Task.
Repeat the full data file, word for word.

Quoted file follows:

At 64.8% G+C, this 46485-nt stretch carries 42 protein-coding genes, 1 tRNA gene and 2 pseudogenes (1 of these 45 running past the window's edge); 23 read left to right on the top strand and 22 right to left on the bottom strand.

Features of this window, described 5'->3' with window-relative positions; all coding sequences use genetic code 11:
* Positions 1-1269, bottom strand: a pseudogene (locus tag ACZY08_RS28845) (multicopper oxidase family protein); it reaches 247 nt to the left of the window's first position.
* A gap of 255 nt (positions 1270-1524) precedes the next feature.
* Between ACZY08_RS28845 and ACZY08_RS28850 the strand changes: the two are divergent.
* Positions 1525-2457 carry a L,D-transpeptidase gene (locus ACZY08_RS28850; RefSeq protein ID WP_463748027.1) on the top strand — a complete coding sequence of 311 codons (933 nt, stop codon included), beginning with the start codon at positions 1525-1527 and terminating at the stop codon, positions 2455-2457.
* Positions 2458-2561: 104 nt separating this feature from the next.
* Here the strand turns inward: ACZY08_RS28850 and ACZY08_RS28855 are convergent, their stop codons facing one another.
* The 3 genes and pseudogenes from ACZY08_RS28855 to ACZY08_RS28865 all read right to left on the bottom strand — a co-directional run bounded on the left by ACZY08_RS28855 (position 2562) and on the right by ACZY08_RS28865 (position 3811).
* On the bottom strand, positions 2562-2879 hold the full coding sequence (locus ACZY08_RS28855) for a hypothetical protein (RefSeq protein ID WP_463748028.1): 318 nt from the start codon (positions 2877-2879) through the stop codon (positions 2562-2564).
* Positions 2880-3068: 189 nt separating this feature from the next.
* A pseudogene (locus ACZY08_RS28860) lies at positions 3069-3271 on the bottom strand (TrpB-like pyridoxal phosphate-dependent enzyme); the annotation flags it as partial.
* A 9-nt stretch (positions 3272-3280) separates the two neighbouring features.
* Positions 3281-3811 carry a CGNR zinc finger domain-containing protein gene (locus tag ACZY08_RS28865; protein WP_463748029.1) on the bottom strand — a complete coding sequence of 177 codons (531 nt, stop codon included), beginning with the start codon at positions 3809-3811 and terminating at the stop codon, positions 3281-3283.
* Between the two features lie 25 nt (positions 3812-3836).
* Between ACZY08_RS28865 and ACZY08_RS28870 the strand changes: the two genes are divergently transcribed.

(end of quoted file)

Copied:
At 64.8% G+C, this 46485-nt stretch carries 42 protein-coding genes, 1 tRNA gene and 2 pseudogenes (1 of these 45 running past the window's edge); 23 read left to right on the top strand and 22 right to left on the bottom strand.

Features of this window, described 5'->3' with window-relative positions; all coding sequences use genetic code 11:
* Positions 1-1269, bottom strand: a pseudogene (locus tag ACZY08_RS28845) (multicopper oxidase family protein); it reaches 247 nt to the left of the window's first position.
* A gap of 255 nt (positions 1270-1524) precedes the next feature.
* Between ACZY08_RS28845 and ACZY08_RS28850 the strand changes: the two are divergent.
* Positions 1525-2457 carry a L,D-transpeptidase gene (locus ACZY08_RS28850; RefSeq protein ID WP_463748027.1) on the top strand — a complete coding sequence of 311 codons (933 nt, stop codon included), beginning with the start codon at positions 1525-1527 and terminating at the stop codon, positions 2455-2457.
* Positions 2458-2561: 104 nt separating this feature from the next.
* Here the strand turns inward: ACZY08_RS28850 and ACZY08_RS28855 are convergent, their stop codons facing one another.
* The 3 genes and pseudogenes from ACZY08_RS28855 to ACZY08_RS28865 all read right to left on the bottom strand — a co-directional run bounded on the left by ACZY08_RS28855 (position 2562) and on the right by ACZY08_RS28865 (position 3811).
* On the bottom strand, positions 2562-2879 hold the full coding sequence (locus ACZY08_RS28855) for a hypothetical protein (RefSeq protein ID WP_463748028.1): 318 nt from the start codon (positions 2877-2879) through the stop codon (positions 2562-2564).
* Positions 2880-3068: 189 nt separating this feature from the next.
* A pseudogene (locus ACZY08_RS28860) lies at positions 3069-3271 on the bottom strand (TrpB-like pyridoxal phosphate-dependent enzyme); the annotation flags it as partial.
* A 9-nt stretch (positions 3272-3280) separates the two neighbouring features.
* Positions 3281-3811 carry a CGNR zinc finger domain-containing protein gene (locus tag ACZY08_RS28865; protein WP_463748029.1) on the bottom strand — a complete coding sequence of 177 codons (531 nt, stop codon included), beginning with the start codon at positions 3809-3811 and terminating at the stop codon, positions 3281-3283.
* Between the two features lie 25 nt (positions 3812-3836).
* Between ACZY08_RS28865 and ACZY08_RS28870 the strand changes: the two genes are divergently transcribed.